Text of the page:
A Foundation in STEM Education is Crucial for Student Success

How a small, rural school implemented a STEM curriculum with the help of Brewer Science

Nestled among the mountains of Montana lies the rural town of Twin Bridges; just barely over 400 people live in the small town. However, it taught our nation a big lesson – the importance a solid foundation in STEM education plays in students’ success.

A Surprising Discovery 

John Osborne established a scholarship for graduating seniors in his hometown of Twin Bridges for those ranking top 10% in their class to attend college. In 2015, the valedictorian of Twin Bridges High School, an ambitious young girl, dreamed of pursuing a Biomedical Sciences degree at an east coast school. A semester into her freshmen year, she reached out to John and told him she could not keep up with the other students with stronger chemistry and science backgrounds. This led to the surprising discovery that offering a scholarship is not always enough to enable students to succeed. Building a strong foundation in STEM education is necessary for their careers.


Building a STEM Education Program

John Osborne and Terry Brewer have been close friends for decades, playing a vital role in the innovation of semiconductor materials. While they both frequently give professional lectures on manufacturing and leadership, neither has a teaching background. Brewer Science has actively supported STEM education in its local communities by collaborating with Project Lead the Way, a nonprofit organization that develops STEM curricula for K-12 educators. John created an outline based on Project Lead the Way’s curricula that enabled the superintendent to understand how the program would be implemented.

Starting in the Middle

The program started with 6th and 7th-grade students, because it is easiest to learn new concepts at that age. , Jen Elser, introduced the program by implementing a robotics program for her 6th-grade students and a medical detective program for her 7th-grade students, using Project Lead the Way kits.John Osborne and Terry Brewer have been close friends for decades, playing a vital role in the innovation of semiconductor materials.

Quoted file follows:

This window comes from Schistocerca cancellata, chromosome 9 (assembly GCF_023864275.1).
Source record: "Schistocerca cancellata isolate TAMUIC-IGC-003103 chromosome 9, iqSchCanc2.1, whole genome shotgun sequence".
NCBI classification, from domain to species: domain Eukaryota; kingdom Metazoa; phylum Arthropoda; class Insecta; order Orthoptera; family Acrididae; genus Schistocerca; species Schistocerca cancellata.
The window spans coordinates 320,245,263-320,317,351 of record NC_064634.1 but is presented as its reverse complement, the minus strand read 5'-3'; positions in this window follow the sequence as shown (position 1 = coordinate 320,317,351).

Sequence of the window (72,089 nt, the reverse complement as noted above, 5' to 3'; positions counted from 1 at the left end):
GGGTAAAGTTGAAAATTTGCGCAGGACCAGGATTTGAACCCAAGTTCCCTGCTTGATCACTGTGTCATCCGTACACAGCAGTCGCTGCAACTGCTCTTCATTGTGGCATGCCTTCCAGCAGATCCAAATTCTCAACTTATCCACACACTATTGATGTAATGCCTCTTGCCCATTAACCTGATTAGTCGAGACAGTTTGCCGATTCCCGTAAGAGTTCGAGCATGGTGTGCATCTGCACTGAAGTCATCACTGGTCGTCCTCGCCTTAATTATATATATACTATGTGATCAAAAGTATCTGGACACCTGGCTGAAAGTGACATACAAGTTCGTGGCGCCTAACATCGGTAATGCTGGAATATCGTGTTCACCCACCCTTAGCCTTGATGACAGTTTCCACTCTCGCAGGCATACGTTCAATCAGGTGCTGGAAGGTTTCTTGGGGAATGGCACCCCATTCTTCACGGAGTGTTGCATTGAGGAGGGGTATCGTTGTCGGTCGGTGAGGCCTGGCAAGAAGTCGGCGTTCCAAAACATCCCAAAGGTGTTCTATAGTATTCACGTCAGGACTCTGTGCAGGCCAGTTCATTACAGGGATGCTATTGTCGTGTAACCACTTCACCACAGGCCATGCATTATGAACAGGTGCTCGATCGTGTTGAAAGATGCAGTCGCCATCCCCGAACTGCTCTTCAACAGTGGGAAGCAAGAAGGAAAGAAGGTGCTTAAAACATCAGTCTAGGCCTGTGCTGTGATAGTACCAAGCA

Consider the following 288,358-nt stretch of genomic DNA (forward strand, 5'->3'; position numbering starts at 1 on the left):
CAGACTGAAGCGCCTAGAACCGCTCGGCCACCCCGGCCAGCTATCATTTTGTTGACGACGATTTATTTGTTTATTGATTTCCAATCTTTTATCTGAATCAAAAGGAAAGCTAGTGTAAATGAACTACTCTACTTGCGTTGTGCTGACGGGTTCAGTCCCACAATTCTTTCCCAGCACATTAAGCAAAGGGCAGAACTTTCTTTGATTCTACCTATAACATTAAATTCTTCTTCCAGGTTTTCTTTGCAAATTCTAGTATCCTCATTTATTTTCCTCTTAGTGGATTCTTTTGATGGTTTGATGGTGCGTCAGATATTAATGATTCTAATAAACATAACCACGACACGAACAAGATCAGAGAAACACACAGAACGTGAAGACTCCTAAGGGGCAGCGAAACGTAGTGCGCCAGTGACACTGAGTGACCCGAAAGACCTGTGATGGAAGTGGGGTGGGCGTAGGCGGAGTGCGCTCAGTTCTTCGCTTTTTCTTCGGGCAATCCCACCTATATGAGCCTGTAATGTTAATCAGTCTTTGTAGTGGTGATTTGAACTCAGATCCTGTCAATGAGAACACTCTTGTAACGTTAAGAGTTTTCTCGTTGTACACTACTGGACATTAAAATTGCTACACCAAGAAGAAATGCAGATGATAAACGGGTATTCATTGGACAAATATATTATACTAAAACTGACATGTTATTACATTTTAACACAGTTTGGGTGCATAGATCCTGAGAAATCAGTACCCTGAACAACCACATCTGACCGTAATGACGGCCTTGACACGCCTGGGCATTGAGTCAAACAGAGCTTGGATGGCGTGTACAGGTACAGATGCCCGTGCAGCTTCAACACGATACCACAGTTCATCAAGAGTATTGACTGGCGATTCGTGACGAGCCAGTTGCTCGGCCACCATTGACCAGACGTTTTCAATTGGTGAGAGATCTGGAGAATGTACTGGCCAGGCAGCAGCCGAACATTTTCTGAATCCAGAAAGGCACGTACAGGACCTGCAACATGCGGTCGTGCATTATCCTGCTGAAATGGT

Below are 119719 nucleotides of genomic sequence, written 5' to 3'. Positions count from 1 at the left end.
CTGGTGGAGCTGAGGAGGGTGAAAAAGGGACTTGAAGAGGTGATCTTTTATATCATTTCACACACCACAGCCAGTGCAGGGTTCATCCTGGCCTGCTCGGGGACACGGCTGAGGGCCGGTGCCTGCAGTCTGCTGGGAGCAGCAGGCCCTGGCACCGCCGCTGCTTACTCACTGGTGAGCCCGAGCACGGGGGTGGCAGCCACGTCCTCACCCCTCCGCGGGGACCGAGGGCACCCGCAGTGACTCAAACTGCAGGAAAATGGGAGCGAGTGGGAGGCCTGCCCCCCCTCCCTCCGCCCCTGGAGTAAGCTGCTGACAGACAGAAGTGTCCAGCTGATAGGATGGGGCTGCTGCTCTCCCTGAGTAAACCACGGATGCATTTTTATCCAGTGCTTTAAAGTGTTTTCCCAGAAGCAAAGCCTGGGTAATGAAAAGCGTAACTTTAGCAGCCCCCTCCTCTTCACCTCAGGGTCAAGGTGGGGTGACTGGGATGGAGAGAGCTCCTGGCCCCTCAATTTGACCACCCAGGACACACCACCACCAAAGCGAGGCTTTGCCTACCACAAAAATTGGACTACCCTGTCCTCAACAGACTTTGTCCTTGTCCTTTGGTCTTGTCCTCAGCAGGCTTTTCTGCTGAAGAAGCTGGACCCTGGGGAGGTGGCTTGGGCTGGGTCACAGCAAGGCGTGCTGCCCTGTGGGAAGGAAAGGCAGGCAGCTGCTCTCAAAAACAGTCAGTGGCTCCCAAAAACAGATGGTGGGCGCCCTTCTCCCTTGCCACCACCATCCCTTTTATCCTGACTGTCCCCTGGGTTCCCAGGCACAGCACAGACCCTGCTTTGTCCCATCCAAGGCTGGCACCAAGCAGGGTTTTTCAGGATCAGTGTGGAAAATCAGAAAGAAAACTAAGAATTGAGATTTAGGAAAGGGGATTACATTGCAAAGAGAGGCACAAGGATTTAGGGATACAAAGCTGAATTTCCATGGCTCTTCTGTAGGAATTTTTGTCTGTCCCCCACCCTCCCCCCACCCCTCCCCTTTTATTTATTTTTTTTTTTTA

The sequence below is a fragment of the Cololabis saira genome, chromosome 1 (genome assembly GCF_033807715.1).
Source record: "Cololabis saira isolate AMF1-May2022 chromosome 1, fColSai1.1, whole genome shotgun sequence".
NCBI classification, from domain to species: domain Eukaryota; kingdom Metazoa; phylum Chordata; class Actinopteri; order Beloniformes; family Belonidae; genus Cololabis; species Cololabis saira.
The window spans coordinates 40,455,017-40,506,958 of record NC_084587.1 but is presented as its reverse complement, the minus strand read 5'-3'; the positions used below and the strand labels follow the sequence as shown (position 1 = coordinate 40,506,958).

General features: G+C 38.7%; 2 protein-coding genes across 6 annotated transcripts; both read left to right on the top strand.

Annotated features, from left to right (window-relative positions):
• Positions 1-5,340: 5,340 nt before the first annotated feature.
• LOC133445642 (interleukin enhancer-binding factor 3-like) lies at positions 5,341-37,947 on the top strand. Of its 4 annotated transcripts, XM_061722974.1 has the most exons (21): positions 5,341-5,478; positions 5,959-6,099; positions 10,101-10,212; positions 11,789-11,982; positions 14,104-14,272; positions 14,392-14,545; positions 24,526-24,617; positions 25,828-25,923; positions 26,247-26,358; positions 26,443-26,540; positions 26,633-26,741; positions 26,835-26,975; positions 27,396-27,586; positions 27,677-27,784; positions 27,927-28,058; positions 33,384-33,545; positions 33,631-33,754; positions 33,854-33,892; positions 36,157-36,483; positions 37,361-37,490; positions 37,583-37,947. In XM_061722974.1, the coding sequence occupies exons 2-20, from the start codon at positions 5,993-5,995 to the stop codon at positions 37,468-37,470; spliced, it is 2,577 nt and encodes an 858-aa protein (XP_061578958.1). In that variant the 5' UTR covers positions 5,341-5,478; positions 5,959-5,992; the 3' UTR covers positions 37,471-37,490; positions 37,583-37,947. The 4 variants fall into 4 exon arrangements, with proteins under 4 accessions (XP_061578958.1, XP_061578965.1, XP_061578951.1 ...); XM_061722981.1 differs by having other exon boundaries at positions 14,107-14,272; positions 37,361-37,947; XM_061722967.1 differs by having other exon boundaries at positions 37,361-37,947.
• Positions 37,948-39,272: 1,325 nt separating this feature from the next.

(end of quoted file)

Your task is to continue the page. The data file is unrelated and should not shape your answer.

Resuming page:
As students transitioned from the typical textbook instructional method of education in 5th grade to the new, hands-on, STEM-focused teaching approach in 6th grade, they swiftly adapted. They appreciated the increased scope of soft skills the program promoted, such as teamwork, problem-solving, and communication.

Community Collaboration

The program also enabled collaboration with the community. For instance, the local hospital exposed the students to real-life examples in their medical detective program. Each week, a doctor volunteered to teach students different skills, such as checking heartrate. The students applied these skills to a dummy cadaver used in the medical detective program and gave a report to their class, promoting strong collaboration and communication skills.

Enthusiasm for Education Soars

In the second year of the STEM education program, the students were excited to participate in a Robotics Competition. The superintendent was cautious about the school’s participation and the expansion of the STEM program. However, after seeing the classroom, he said it was the most enthusiasm he has ever seen in a school in over 16 years of being an educator. Twin Bridges took 4th place in the state level of the robotics competition and then placed 8th in the tri-state class.